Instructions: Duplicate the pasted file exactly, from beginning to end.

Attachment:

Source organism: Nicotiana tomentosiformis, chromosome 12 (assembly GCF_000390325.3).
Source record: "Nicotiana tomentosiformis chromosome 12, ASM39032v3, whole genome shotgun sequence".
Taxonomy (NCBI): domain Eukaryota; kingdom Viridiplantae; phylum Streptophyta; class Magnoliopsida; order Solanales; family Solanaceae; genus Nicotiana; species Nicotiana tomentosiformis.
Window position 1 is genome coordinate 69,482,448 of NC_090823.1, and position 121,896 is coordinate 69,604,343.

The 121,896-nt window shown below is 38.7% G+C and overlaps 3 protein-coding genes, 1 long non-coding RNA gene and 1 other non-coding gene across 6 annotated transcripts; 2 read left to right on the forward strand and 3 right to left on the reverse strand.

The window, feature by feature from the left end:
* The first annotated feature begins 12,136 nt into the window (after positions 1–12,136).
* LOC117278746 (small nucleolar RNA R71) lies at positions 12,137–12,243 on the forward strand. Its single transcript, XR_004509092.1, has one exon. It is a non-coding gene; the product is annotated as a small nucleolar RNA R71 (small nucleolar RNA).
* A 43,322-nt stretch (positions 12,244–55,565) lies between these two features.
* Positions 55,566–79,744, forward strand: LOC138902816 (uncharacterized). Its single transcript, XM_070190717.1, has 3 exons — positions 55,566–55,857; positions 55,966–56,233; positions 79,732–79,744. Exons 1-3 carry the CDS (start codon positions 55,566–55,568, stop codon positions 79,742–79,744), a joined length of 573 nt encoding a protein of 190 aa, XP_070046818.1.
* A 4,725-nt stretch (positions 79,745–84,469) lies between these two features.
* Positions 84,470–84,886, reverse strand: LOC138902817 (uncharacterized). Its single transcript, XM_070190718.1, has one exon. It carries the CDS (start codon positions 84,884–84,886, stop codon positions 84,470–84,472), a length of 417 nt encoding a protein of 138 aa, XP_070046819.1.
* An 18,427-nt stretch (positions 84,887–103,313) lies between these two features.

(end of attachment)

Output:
Source organism: Nicotiana tomentosiformis, chromosome 12 (assembly GCF_000390325.3).
Source record: "Nicotiana tomentosiformis chromosome 12, ASM39032v3, whole genome shotgun sequence".
Taxonomy (NCBI): domain Eukaryota; kingdom Viridiplantae; phylum Streptophyta; class Magnoliopsida; order Solanales; family Solanaceae; genus Nicotiana; species Nicotiana tomentosiformis.
Window position 1 is genome coordinate 69,482,448 of NC_090823.1, and position 121,896 is coordinate 69,604,343.

The 121,896-nt window shown below is 38.7% G+C and overlaps 3 protein-coding genes, 1 long non-coding RNA gene and 1 other non-coding gene across 6 annotated transcripts; 2 read left to right on the forward strand and 3 right to left on the reverse strand.

The window, feature by feature from the left end:
* The first annotated feature begins 12,136 nt into the window (after positions 1–12,136).
* LOC117278746 (small nucleolar RNA R71) lies at positions 12,137–12,243 on the forward strand. Its single transcript, XR_004509092.1, has one exon. It is a non-coding gene; the product is annotated as a small nucleolar RNA R71 (small nucleolar RNA).
* A 43,322-nt stretch (positions 12,244–55,565) lies between these two features.
* Positions 55,566–79,744, forward strand: LOC138902816 (uncharacterized). Its single transcript, XM_070190717.1, has 3 exons — positions 55,566–55,857; positions 55,966–56,233; positions 79,732–79,744. Exons 1-3 carry the CDS (start codon positions 55,566–55,568, stop codon positions 79,742–79,744), a joined length of 573 nt encoding a protein of 190 aa, XP_070046818.1.
* A 4,725-nt stretch (positions 79,745–84,469) lies between these two features.
* Positions 84,470–84,886, reverse strand: LOC138902817 (uncharacterized). Its single transcript, XM_070190718.1, has one exon. It carries the CDS (start codon positions 84,884–84,886, stop codon positions 84,470–84,472), a length of 417 nt encoding a protein of 138 aa, XP_070046819.1.
* An 18,427-nt stretch (positions 84,887–103,313) lies between these two features.